Food Seen: Local Food TV, Oyster Farming, Takeout and More East End Delights

Rebecca Edana and Amy Steinhaus Kirwin of "Two Jews Making Food" a local food tv show on LTV
Rebecca Edana and Amy Steinhaus Kirwin of LTV's "Two Jews Making Food"
Courtesy TJMF

The Hamptons and North Fork dining world remains vibrant in the off-season, including local food television, restoration of oyster farming and key habitats, 12 Days of Takeout and more from the East End “Food Seen.”

The quirky and schmaltz-filled cooking show Two Jews Making Food returned to the airwaves on LTV last month. TJMF, starring Rebecca Edana and Amy Steinhaus Kirwin, has a number of episodes “in the can” and more scheduled to film. Local cable viewers in East Hampton and Southampton towns can tune in to Channel 20 every Tuesday at noon, Friday at 7:30 a.m. and 6:30 p.m. and Saturday at 11 a.m. for a half-hour of delicious fun. Each episode will run for two weeks at these scheduled times. Those without cable and anyone living out of the area, can also stream the episodes on LTV’s YouTube channel. In Episode 3 (Dec. 7–Dec. 18), “Kugelicious,” the gals take on a classic sweet kugel (egg noodle pudding) as well as a less conventional but equally delightful savory kugel, topped off with a geshmak gimlet. Geshmak means “delicious” in Yiddish. Warning: Eat before viewing.

Manna at Lobster Inn will continue the aquaculture series “Manna Mondays” on Monday, December 13 featuring two nonprofit local organizations: the Moriches Bay Project and Half Shells for Habitat. The discussion begins at 6 p.m. and will share the mission and accomplishments of both organizations as well as oyster farming and restoration of habitats in local waters. Featured speakers include Aram Terchun and Laura Fabrizio of the Moriches Bay project, and Maureen Dunn and Arielle Santos of Half Shells for Habitat. A fundraiser dinner will follow benefiting Half Shells for Habitat and Moriches Bay Project for $60 per person. Tickets may be purchased by calling Manna at Lobster Inn at 631-728-5555.

The Greater Jamesport Civic Association, in partnership with On the Docks Grill in Aquebogue, announce the Civic Association’s winter fundraiser The 12 Days of Takeout, a benefit for the Civic Association and its Community Service Award Scholarship. From December 12 through December 23, On the Docks, located at 177 Meeting House Creek Road, Aquebogue, will feature a special takeout menu with a portion of the proceeds benefiting the Greater Jamesport Civic Association. The special menu offerings include delicious seafood, steak, chicken and pasta dinners complete with choice of a house salad or soup for $30; and a popular hamburger platter with fries and choice of fixings for $18, plus tax. The special takeout menu may be viewed on the Greater Civic Association’s website at greaterjamesportcivic.org. Participants may place takeout orders by 631-886-1160 and stating you want to place an order from the special Civic Association menu.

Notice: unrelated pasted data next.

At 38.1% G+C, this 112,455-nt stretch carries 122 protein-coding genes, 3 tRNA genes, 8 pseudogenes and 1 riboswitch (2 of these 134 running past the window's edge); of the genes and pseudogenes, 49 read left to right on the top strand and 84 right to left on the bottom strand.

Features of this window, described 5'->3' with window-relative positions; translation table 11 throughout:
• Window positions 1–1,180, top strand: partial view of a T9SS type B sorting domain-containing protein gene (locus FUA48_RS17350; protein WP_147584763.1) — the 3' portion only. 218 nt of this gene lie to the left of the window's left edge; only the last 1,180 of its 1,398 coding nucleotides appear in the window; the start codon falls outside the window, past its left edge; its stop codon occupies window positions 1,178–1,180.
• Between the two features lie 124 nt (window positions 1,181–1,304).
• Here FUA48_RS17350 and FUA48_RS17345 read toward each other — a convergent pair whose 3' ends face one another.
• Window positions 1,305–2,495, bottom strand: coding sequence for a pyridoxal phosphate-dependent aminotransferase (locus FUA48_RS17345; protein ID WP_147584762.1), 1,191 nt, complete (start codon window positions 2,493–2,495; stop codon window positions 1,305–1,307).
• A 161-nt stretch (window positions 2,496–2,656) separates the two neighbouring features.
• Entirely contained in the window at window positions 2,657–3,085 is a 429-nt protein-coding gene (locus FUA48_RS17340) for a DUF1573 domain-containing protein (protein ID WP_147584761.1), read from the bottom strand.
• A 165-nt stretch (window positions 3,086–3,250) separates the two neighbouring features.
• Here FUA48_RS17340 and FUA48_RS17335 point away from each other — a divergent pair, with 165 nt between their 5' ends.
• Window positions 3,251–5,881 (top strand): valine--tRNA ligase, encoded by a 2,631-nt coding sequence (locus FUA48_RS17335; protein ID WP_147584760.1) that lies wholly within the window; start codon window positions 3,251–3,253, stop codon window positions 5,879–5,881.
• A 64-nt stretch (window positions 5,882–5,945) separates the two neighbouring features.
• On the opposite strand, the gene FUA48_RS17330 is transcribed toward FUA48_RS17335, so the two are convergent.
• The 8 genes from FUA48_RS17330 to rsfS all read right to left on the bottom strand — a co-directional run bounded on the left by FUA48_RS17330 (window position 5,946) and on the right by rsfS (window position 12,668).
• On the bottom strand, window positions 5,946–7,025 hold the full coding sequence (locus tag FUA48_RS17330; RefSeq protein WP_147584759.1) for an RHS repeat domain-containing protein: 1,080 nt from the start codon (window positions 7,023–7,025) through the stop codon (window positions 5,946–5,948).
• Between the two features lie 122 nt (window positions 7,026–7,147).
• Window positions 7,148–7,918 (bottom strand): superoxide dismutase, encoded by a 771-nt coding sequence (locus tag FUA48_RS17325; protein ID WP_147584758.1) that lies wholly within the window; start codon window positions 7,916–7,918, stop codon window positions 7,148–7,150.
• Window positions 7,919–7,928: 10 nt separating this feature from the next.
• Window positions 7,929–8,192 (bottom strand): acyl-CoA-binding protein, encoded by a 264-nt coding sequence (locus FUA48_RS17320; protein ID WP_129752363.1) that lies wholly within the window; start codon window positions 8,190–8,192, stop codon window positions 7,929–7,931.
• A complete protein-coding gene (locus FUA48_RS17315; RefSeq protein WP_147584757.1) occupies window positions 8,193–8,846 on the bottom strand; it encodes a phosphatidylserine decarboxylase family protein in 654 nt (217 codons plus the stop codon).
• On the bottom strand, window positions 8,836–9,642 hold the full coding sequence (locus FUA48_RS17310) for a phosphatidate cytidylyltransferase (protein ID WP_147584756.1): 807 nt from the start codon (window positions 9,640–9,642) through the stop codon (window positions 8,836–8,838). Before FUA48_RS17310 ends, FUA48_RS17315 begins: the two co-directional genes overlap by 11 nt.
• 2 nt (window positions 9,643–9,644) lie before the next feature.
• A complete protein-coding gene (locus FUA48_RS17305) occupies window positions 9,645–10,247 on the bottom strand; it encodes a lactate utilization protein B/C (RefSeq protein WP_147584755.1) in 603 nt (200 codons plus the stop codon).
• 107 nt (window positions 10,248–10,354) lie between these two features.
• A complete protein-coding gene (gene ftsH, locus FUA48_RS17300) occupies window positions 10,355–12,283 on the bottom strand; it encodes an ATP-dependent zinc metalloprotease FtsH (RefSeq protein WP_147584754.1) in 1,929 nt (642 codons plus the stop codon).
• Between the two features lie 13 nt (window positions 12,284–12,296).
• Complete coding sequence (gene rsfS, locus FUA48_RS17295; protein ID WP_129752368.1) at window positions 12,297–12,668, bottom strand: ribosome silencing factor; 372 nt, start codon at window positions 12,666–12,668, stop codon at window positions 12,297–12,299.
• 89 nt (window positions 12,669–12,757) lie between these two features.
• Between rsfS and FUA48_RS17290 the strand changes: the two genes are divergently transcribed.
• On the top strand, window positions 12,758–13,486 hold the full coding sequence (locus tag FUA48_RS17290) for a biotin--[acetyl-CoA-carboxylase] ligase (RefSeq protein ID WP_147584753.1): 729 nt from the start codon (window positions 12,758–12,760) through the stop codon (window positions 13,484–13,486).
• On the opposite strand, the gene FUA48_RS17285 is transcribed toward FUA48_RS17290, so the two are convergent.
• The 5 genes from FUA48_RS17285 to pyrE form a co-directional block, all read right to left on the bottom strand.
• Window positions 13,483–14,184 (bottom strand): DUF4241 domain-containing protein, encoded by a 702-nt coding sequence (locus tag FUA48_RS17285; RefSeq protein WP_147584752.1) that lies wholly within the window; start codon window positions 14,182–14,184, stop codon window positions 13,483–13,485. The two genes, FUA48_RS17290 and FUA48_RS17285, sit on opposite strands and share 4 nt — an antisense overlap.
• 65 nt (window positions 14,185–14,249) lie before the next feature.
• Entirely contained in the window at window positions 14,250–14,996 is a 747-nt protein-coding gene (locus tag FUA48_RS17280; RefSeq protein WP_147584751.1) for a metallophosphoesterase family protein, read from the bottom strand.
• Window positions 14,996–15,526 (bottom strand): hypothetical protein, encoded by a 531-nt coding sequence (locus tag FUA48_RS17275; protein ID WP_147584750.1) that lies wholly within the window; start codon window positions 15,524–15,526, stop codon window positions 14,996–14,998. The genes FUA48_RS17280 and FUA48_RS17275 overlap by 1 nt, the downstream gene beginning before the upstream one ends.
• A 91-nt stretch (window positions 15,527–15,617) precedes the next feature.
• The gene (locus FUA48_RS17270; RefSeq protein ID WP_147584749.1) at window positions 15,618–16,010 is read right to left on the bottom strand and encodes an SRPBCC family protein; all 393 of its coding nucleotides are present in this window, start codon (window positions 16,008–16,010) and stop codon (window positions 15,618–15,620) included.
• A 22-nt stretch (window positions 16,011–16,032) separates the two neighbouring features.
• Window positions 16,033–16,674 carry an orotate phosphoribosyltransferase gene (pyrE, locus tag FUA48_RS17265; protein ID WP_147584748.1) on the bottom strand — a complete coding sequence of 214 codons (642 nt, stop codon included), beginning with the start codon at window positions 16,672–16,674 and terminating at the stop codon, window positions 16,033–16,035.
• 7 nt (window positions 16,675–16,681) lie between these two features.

Candy canes have a unique history
Candy canes have a unique origin story

Fun Food Facts: Candy canes were invented to keep kids quiet. Legend has it that candy canes were invented in 1670, when the choirmaster of the Cologne Cathedral in Germany commissioned candies shaped like a shepherd’s crook so they could be handed out to children attending the church’s crèche scene to keep them quiet. The stripes came later. Who knew?

Did You Know That: You can buy bottles of La Fondita’s house-made salsas to enjoy at home, numbered in order of hotness: salsa verde no. 3, salsa de pipian no. 5, salsa de chipotle no. 7 and salsa de habanero no. 8.

Food Quote: “I don’t know when pepper mills in a restaurant got to be right behind frankincense and myrrh in prominence. It used to be in a little jar that sat next to the salt on the table, and everyone passed it around, sneezed, and it was no big deal.” ~Erma Bombeck, author

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